The Senate itself was set up to give each state equal representation, which gave power in the Senate to less populated states equal to that of the most populated ones. And still does, for that matter. In 2017, California with its population of 39 million has the same number of Senators as Wyoming has with its 586 thousand. An individual voter's vote in Wyoming counts for a lot more in the Senate than one in California.

Democratic trends in American history have ebbed and flowed. Often at the same time. But the trend toward more democracy and equality was there. And as time went on since the ratification of the Constitution, the slavery bonus in representation from the three-fifths clause was looking less and less democratic to the voters of the free states. Freehling describes the initial arrangement established by the Constitution as "aristocratic Union." He writes, "Both North and South had to give in a little if aristocratic Union was to begin. Hence the resulting compromise, with each white counting as one soul and each slave as three-fifths of a human when apportioning each state's share of House seats."

It would be misleading to think of the ruling elite of 1787 as an aristocracy like those of Europe in the sociological-economic sense. But if we take "aristocratic" as a description of style and attitude, it gives us a useful perspective. Freehling argues that initially, "The three-fifths clause only slightly boosted the Slavepower's power." But he also points out, "If no three-fifths clause had existed and House
apportionment had been based strictly on white numbers, [John] Adams would have likely squeaked by, 63-61" in the Presidential election of 1800. It's understandable that even a "slight" boost that could make the difference in a Presidential election would be cause for concerned by the disadvantaged parties.

But the time, they were a'changin':

The nineteenth-century change from elitist to egalitarian republican sensibilities·best explains why the first mainstream northern assault on the Slavepower came not after the American Revolution but 40 years later, during the transition from the Age of Jefferson to the Age of Jackson. The three-fifths clause, which seemed republican according to aristocratic assumptions of the Age of the American Revolution, became anti-republican according to egalitarian assumptions of the Age of the Common Man. In state legislatures, city councils, and national presidential elections, leaders and followers insisted that the people, not the propertied, must rule. "The people" meant adult white males, ruling on a one-citizen, one-vote base. The three-fifths clause, awarding the Slavepower extra representatives for enslaved noncitizens, was the most anti-republican relic of a repudiated political outlook.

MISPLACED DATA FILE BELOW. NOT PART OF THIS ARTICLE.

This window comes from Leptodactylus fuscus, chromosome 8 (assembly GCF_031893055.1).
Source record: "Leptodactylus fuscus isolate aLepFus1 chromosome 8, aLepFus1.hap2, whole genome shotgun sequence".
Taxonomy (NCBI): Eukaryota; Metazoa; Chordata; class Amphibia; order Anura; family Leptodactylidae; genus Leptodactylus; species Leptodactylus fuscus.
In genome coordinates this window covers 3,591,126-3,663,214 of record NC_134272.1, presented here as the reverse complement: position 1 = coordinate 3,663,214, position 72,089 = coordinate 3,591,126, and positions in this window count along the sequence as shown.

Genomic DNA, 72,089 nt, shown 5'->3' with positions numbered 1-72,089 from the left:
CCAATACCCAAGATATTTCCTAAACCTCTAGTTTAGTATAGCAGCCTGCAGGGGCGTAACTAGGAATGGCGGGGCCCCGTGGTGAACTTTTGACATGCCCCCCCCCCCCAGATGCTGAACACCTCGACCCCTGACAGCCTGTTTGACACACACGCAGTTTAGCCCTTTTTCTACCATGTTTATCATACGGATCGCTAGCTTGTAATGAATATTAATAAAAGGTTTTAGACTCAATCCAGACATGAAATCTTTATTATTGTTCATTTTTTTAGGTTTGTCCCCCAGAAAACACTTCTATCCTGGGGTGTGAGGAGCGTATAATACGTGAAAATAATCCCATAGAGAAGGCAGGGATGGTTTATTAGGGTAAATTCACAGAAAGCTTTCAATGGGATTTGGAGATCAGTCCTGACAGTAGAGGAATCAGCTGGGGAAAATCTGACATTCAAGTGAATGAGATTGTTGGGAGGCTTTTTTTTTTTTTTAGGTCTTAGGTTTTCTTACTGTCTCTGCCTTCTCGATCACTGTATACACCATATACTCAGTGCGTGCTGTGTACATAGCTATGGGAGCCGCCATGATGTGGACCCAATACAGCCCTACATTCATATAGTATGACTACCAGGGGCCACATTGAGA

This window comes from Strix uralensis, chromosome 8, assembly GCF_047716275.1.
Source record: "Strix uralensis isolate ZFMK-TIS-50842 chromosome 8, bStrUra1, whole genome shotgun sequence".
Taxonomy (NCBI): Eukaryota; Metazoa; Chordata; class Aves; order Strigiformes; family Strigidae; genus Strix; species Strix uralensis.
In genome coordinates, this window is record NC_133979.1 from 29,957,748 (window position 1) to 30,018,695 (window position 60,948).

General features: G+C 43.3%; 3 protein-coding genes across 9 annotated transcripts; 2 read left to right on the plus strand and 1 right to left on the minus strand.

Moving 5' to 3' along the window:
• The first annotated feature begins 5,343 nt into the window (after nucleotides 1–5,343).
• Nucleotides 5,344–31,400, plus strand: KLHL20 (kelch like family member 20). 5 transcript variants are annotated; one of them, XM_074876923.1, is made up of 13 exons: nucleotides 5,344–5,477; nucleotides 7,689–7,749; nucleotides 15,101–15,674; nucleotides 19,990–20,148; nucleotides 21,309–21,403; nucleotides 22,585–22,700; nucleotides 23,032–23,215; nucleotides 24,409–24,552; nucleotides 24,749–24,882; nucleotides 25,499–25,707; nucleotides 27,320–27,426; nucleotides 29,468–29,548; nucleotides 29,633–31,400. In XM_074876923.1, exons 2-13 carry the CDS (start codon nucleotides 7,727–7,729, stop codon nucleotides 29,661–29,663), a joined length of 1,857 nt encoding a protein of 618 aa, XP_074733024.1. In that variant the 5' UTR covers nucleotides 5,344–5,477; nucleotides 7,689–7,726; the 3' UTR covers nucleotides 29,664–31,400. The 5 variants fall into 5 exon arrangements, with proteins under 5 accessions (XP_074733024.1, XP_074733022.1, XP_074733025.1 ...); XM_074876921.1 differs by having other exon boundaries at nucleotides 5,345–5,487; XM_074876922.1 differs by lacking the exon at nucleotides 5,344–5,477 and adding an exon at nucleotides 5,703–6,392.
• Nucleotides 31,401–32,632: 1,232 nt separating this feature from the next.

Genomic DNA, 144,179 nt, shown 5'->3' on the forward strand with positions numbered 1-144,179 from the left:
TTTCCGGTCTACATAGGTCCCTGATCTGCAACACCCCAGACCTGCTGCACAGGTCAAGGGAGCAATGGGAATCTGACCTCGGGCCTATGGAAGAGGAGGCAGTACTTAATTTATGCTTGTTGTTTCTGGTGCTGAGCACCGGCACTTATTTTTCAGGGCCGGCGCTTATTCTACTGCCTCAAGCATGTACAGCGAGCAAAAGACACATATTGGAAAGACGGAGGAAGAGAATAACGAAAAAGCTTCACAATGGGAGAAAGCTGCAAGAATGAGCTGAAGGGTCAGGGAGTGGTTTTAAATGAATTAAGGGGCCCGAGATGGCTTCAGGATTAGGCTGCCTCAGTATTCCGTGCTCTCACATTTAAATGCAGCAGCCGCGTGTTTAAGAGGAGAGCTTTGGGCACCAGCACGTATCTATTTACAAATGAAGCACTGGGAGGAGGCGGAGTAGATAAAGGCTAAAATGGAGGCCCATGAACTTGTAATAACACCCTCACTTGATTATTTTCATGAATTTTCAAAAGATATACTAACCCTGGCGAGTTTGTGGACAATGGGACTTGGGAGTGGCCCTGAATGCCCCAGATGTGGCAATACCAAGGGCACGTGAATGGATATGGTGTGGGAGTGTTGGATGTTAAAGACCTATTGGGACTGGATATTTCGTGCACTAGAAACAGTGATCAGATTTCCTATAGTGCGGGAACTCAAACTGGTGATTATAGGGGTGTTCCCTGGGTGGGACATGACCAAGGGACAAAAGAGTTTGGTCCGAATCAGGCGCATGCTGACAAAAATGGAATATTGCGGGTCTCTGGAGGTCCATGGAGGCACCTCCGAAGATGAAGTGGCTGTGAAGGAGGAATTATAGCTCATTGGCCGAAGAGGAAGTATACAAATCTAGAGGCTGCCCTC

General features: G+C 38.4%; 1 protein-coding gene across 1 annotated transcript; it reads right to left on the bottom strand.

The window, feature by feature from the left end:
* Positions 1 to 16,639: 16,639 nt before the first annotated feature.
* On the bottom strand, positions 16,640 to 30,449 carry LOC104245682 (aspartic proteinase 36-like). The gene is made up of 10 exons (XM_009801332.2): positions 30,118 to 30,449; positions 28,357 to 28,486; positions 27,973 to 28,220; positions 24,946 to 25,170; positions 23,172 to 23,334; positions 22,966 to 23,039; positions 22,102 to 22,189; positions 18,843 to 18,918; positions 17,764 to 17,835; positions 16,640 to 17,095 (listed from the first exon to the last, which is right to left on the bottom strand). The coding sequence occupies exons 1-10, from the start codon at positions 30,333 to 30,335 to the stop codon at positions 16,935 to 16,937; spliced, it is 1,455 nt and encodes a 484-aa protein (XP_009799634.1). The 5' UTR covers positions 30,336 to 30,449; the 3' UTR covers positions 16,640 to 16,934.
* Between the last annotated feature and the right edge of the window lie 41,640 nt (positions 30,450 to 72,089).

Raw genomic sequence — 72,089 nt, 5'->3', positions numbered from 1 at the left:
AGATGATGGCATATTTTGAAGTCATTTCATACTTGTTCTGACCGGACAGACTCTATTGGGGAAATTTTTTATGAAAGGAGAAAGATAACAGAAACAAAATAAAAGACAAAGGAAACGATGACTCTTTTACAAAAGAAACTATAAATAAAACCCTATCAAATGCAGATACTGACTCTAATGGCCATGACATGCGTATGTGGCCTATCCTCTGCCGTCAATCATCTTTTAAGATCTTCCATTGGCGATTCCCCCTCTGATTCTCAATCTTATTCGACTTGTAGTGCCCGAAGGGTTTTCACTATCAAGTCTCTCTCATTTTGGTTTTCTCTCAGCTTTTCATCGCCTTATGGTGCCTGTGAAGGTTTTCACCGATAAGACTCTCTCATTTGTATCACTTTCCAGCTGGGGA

As we'll see in later posts, the rising hostility to slavery and the slave power in the free states was not exclusively, or even primarily, a matter of moral concern, though that concern was real for many whites, as well. But as we see in this look at the three-fifths clause, the existence of slavery was diminishing and inhibiting democracy among the white males who were its only full citizens at that time. And the contradiction between slavery and democracy became stronger and more evident as the years went on.

Tuesday, April 11, 2017

Confederate "Heritage" Month 2017, April 11: Missouri crisis as a turning point

I've learned a lot about the evolution of the slavery issue in the US from the work of William Freehling, particularly in his two-volume The Road to Disunion. In the first volume, Secessionists at Bay, 1776-1854 (1990), he writes about the Missouri crisis, which he here calls the Missouri Controversy:

According to the current conventional wisdom, the South gave up the attempt to abolish slavery after reformers' first real test. The Missouri Controversy of 1819-20 supposedly annihilated "Jeffersonian antislavery," with Thomas Jefferson himself slaying his offspring. Jefferson's 1820 letter after the Missouri Compromise to Congressman John Holmes is the supposed critical proof that the Sage of Monticello drew close to John C. Calhoun.

Jefferson's Holmes letter does reveal revised tactics. But this and other evidence hardly shows that southern apologists became warriors for slavery's perpetuation. Instead, the Missouri Controversy scared the Jeffersons towards new efforts to remove slaves from America.
I plan to discuss his analysis further in following posts.

But Freehling makes several points critical to understanding how the slavery issue played out in real time. The Missouri crisis was an inflection point in various ways. After that time, the typical justifications of slavery changed from the necessary evil kind of justification favored by Jefferson to the Calhounian defense of slavery as a good thing and the necessary foundation for white republican civilization. It also marked a turning point in which Northern Republicans and the remnants of the Federalist Party embraced emancipation as a partisan club to use against the southern Republicans and the Jacksonian Democrats north and south. And it marked a public outbreak of the real contradictions between democracy and slavery, and between democracy and the economic liberalism of the time. American slavery was a capitalist institution. And the defense of private property in the US of 1820 also meant the defense of private property in human flesh, which is what slavery was.